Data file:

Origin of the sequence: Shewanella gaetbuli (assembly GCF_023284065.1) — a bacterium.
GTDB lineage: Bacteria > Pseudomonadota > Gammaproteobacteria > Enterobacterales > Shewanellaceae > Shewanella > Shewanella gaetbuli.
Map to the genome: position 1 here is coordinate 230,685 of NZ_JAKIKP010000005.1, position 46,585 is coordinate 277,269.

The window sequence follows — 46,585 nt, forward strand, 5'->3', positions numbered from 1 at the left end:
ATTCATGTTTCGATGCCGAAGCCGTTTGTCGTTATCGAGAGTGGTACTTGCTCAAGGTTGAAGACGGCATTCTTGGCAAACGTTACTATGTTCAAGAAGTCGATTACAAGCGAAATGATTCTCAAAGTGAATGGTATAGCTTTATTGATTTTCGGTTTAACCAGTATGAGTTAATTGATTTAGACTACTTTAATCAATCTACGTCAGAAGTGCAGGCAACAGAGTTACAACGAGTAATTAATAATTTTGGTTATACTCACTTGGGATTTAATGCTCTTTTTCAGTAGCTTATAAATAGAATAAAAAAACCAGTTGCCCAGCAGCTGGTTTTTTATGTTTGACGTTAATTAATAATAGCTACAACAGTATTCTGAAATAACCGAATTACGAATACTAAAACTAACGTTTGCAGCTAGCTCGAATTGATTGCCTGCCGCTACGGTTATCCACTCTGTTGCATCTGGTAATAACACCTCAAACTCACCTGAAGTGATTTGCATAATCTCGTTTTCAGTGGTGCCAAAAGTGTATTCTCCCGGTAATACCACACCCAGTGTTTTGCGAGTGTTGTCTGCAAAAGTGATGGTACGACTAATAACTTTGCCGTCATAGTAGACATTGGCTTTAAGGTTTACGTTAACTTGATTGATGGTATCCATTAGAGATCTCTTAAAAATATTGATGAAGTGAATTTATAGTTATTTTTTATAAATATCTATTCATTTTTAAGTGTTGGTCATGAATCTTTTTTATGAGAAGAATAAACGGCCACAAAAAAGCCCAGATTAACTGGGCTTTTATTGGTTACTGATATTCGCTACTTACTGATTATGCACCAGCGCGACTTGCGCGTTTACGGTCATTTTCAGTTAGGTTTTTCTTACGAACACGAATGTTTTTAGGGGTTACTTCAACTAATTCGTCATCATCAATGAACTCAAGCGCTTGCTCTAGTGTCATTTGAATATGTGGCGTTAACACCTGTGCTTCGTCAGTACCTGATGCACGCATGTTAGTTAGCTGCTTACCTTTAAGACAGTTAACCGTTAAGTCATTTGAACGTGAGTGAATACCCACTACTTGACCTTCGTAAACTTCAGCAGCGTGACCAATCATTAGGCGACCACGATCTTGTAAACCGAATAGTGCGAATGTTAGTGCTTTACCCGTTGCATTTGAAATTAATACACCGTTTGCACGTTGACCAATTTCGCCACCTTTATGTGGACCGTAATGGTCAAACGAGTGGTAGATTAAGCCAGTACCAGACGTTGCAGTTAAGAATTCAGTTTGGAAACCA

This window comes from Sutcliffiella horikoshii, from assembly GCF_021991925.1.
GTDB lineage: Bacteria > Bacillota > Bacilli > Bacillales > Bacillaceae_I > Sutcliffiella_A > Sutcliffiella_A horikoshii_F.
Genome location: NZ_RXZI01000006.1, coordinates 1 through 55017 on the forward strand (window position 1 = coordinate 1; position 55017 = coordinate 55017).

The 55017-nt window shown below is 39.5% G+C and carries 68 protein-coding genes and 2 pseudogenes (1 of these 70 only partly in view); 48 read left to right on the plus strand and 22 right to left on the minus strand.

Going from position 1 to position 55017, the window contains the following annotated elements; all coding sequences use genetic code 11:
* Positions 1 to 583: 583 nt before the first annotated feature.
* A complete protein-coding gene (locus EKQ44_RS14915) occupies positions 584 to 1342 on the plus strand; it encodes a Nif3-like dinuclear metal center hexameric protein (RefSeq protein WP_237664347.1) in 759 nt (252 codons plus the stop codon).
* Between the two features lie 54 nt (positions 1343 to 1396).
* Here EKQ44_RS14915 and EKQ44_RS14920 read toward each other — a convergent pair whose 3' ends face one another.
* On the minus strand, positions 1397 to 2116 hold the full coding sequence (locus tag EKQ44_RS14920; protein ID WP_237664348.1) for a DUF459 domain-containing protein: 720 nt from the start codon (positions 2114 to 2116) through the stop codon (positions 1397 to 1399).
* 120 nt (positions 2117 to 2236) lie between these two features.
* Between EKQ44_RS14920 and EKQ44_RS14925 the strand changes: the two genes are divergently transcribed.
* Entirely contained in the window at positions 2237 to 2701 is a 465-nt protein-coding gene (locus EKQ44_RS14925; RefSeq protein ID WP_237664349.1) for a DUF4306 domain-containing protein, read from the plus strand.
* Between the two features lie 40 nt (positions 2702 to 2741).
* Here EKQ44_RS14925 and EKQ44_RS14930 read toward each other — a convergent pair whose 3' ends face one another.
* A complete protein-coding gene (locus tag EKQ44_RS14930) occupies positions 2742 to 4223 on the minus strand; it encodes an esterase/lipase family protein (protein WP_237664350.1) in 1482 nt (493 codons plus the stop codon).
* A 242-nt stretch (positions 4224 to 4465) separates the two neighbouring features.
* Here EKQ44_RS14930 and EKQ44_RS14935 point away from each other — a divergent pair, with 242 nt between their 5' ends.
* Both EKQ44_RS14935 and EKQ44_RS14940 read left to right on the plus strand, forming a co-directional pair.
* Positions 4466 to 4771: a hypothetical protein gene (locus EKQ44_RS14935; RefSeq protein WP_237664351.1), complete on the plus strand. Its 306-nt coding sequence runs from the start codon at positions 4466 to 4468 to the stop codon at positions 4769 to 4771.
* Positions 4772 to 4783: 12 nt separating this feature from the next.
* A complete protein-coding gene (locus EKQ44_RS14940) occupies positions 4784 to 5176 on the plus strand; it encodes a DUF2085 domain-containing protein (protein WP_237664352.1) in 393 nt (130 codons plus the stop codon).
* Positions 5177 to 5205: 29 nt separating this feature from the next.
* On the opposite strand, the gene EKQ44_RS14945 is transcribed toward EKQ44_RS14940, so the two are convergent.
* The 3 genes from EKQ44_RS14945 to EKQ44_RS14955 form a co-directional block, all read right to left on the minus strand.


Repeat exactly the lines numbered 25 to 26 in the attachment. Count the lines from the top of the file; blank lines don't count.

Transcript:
* Positions 4466 to 4771: a hypothetical protein gene (locus EKQ44_RS14935; RefSeq protein WP_237664351.1), complete on the plus strand. Its 306-nt coding sequence runs from the start codon at positions 4466 to 4468 to the stop codon at positions 4769 to 4771.
* Positions 4772 to 4783: 12 nt separating this feature from the next.